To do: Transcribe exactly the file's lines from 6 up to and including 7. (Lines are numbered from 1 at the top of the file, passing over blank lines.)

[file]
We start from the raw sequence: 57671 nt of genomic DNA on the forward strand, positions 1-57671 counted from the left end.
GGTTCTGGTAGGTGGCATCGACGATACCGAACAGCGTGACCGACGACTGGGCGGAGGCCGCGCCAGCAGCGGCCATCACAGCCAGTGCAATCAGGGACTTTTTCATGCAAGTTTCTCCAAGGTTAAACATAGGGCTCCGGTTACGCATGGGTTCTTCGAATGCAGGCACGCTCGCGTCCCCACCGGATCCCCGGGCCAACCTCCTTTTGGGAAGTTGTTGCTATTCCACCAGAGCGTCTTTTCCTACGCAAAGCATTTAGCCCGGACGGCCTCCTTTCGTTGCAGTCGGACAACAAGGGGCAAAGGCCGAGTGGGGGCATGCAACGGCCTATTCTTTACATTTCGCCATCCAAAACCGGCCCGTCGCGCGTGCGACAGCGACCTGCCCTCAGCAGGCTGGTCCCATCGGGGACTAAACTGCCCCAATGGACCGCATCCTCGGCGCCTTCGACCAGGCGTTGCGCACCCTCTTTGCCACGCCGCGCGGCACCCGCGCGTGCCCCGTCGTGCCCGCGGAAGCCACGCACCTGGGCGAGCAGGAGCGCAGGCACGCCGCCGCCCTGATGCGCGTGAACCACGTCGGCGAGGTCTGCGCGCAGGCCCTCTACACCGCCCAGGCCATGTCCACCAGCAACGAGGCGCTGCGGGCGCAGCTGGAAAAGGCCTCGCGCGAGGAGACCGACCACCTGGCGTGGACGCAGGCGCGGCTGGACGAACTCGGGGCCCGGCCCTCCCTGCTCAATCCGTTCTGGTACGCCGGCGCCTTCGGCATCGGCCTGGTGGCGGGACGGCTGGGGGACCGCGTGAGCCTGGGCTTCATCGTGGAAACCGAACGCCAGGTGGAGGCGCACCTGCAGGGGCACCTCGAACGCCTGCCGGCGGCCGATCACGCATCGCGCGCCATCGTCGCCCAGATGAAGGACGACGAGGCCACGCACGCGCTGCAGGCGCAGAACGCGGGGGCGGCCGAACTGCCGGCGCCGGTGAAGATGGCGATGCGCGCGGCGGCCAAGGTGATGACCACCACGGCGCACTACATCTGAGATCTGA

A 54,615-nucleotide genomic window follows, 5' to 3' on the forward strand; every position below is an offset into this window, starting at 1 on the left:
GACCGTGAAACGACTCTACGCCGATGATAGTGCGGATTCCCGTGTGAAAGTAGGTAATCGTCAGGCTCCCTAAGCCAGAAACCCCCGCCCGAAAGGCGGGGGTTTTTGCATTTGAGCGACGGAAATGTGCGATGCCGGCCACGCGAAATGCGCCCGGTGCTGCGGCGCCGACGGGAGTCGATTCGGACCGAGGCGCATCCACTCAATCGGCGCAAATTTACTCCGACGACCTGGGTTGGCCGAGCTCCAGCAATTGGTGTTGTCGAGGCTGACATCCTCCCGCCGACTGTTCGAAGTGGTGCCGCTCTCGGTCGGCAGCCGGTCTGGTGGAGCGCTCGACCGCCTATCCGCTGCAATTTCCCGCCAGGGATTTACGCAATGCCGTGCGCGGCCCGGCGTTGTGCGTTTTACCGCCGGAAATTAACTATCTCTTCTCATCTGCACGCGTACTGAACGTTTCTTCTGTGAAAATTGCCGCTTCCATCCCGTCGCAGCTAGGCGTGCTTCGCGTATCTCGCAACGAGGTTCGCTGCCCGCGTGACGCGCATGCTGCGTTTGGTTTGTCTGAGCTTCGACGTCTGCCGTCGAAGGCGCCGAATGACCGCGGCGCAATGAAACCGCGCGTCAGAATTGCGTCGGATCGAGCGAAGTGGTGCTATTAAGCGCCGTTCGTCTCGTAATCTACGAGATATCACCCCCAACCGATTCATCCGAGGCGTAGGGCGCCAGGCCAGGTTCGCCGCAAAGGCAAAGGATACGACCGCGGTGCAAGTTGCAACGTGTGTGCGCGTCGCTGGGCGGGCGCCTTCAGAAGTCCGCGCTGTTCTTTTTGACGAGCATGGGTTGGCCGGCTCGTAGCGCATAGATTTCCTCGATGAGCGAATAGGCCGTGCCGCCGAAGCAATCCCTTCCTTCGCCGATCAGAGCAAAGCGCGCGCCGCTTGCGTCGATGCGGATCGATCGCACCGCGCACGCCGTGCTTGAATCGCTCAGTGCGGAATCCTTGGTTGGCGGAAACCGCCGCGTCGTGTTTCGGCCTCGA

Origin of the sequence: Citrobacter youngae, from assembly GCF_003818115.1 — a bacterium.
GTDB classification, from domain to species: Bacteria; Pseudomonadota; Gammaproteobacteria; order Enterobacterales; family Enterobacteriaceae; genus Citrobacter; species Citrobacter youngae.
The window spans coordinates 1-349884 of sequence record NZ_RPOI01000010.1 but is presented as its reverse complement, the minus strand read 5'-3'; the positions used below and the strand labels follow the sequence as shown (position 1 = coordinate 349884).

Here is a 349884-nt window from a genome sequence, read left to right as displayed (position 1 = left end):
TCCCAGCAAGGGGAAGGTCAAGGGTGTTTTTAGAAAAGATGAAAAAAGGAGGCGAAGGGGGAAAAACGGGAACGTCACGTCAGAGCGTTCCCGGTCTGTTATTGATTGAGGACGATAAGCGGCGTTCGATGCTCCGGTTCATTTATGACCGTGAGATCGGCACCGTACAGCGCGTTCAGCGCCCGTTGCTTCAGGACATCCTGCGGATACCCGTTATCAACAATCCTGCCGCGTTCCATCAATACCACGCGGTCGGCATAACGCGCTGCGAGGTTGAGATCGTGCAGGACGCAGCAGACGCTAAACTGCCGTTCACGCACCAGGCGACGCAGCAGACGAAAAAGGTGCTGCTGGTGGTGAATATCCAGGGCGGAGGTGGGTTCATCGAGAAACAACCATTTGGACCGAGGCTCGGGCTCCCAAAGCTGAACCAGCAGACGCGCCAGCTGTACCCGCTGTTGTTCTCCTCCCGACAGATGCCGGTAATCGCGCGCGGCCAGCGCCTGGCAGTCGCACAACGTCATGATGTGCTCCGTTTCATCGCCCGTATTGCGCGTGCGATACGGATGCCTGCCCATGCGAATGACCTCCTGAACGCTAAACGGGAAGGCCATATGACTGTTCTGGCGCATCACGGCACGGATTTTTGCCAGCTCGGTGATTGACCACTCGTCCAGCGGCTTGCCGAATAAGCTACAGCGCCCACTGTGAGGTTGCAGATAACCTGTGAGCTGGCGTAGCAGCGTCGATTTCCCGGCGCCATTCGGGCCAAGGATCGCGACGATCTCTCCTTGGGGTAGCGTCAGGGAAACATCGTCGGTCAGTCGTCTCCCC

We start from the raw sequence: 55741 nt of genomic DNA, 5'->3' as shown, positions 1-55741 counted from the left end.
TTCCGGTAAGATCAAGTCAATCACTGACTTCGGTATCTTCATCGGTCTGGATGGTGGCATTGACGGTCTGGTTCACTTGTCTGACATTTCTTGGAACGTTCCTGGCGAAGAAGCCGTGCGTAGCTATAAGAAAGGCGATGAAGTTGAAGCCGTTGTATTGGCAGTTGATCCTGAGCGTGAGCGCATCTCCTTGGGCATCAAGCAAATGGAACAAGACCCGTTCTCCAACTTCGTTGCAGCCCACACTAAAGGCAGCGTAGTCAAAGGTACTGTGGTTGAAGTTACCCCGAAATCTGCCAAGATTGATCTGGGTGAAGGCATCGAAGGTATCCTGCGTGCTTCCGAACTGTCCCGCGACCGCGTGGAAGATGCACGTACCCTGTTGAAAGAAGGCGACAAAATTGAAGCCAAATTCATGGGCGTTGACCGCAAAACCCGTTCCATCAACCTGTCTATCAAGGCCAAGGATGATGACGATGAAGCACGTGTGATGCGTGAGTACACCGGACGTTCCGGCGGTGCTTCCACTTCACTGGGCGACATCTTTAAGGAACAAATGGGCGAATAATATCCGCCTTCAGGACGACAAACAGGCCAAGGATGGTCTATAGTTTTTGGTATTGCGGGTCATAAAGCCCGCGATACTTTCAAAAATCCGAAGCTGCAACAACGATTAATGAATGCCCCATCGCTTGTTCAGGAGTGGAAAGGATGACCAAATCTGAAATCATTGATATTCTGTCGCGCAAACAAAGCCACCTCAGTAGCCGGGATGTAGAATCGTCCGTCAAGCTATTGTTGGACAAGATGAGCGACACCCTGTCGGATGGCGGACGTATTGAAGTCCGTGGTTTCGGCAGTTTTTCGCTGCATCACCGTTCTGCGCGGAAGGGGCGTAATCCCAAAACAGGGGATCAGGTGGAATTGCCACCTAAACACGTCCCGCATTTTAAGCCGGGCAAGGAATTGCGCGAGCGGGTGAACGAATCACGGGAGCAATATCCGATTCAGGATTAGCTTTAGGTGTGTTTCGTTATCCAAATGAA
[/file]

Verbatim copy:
GTDB classification, from domain to species: Bacteria; Pseudomonadota; Gammaproteobacteria; order Enterobacterales; family Enterobacteriaceae; genus Citrobacter; species Citrobacter youngae.
The window spans coordinates 1-349884 of sequence record NZ_RPOI01000010.1 but is presented as its reverse complement, the minus strand read 5'-3'; the positions used below and the strand labels follow the sequence as shown (position 1 = coordinate 349884).